So, you find yourself in Kampala and have 24 hours or more before moving on to your next destination. Or maybe, you have guests in town and are wondering how to keep them entertained. Better still, you live in Kampala and have an unlimited abundance of time to explore, but no clue where to start.
Well, welcome to Part II of my series – 24 hours in Kampala. If you missed Part I, you can check it out here and catch up with the rest of us. But for today, we are going to explore the original seven hills of Kampala and appreciate the best views of this energetic, mostly warm and sometimes wet city. Here we go:
- Kololo Hill
Once again, I selected holy crepes as the vantage spot to enjoy the view of Kampala. You can start your tour here with a sumptuous breakfast and a cool breeze. It remains my top choice because, Kololo has remained a predominantly residential area for the affluent, and not many public establishments are located that high up on the hill. However, if you choose to drive through other areas on the hill, exercise caution to avoid wandering into restricted areas.
- Nakasero Hill
The Pearl of Africa Hotel Kampala stands tall and bold at the top of Nakasero and is one of the highest points in the city. The view from its highest floor is nearly 360 and absolutely spectacular. Sadly, for you, its proximity to state house meant I could not capture the splendid view from the top. But again, this is the perfect opportunity to go check it out for yourself.
- Makerere Hill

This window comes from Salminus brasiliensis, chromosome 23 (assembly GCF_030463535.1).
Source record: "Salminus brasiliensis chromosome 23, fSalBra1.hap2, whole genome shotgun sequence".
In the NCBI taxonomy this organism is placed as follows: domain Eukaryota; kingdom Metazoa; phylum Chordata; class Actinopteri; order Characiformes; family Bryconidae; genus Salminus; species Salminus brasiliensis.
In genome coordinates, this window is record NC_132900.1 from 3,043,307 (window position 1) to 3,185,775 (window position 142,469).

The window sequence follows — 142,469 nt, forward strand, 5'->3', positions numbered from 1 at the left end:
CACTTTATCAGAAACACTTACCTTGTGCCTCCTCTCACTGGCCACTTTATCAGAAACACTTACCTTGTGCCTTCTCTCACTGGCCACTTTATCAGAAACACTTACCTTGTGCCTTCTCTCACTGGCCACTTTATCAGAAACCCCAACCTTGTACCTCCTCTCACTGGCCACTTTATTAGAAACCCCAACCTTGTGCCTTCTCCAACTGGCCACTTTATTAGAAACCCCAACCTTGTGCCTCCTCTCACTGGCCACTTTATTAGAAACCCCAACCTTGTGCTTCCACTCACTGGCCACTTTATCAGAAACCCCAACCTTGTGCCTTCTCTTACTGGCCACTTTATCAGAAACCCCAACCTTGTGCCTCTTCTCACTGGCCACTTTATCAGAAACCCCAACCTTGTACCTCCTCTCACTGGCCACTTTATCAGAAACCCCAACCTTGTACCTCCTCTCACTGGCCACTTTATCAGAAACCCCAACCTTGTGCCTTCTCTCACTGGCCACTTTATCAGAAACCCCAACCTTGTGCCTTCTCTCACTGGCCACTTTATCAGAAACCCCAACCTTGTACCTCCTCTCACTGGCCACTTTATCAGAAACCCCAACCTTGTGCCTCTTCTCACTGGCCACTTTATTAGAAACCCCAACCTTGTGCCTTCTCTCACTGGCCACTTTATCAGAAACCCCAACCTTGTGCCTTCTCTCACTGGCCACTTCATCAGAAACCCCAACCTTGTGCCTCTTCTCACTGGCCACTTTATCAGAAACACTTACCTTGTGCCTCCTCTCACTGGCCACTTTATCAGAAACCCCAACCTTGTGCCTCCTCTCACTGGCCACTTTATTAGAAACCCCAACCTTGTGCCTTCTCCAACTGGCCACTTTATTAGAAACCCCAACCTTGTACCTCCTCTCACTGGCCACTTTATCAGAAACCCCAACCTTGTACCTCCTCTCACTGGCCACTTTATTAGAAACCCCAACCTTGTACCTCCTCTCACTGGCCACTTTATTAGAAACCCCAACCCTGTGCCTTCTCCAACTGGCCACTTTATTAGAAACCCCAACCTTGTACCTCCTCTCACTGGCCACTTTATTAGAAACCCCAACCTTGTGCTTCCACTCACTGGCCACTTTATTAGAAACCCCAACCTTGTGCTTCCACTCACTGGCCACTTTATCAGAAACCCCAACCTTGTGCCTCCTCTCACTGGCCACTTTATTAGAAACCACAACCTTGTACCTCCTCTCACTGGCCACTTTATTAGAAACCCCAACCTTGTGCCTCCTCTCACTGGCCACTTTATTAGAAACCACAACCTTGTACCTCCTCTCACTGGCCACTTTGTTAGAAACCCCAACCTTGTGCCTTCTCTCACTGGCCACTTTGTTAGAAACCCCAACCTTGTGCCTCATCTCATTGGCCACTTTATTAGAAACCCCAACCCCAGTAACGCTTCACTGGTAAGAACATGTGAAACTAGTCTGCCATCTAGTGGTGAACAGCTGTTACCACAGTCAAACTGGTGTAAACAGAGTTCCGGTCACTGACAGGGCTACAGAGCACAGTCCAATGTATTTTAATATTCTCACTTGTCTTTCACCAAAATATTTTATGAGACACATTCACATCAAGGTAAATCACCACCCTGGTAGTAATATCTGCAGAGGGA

As one of the first institution of higher learning in Uganda, it was only fitting for Makerere University to seat at the very top of a hill. The main administration block is the iconic structure of the university and served as the perfect backdrop for my shoot. It was also pretty special to sit and hang out at the grounds on which graduation ceremonies have been held since time immemorial. Take a walk around the different faculties and you might find a romantic shade like I did!
- Old Kampala Hill
Nothing says Old Kampala, better than the Uganda National Mosque. Completed in 2006 with support from Libya, it is commonly referred to as the Gadaffi mosque after the then President Col. Muammar Gaddafi. Its shimmering gold accents send you back in time, to an era so golden it blinded the sun. The climb up the minaret, though completely exhausting, was totally worth it. Although Old Kampala is not as high as the other hills, it gives a perfect 360 view of Kampala and was the highlight of my tour. You will be charged a fee of 10,000 UGX for Ugandans and 15,000 UGX for foreigners. Unfortunately, the guide was unprofessional and abandoned us midway the tour!
- Namirembe Hill
Atop this hill seats St. Paul’s Cathedral Namirembe. As the oldest cathedral and Provincial Cathedral for the Church of Uganda, it is a pivotal reminder of Uganda’s historic and religious past. It was built between 1913 and 1931 with earthen bricks and earthen roof tiles and is a popular choice for weddings. Its well-maintained gardens are a haven for church choir rehearsals and leisurely evening walks.
- Rubaga Hill
This hill is home to St. Mary’s Cathedral Rubaga, the parent church of the Roman Catholic Archdiocese of Kampala. Lined along the wall of its front entrance are busts of what seem to be its founding fathers. In the evenings, the small well-manicured gardens around the chapel are ideal for prayer, meditation and relaxation. I did not take any photographs of the cathedral because we got here too late in the evening to get permission to do so.
- Mengo Hill
Mengo hill is home to the palace (Lubiri) of the Buganda Kingdom. The palace was first constructed in 1885 and is where the agreement establishing Uganda as a British Protectorate was signed. Sadly, I did not take any photographs of the palace because we got here too late in the evening to get permission to do so.
Before touring and taking photographs at any of the above establishments, seek clearance from authorised personnel. Failure to do so could result in distressing situations.
Remember to dress up appropriately when visiting cultural sites and places of worship. Long loose clothing is always a safe and comfortable choice.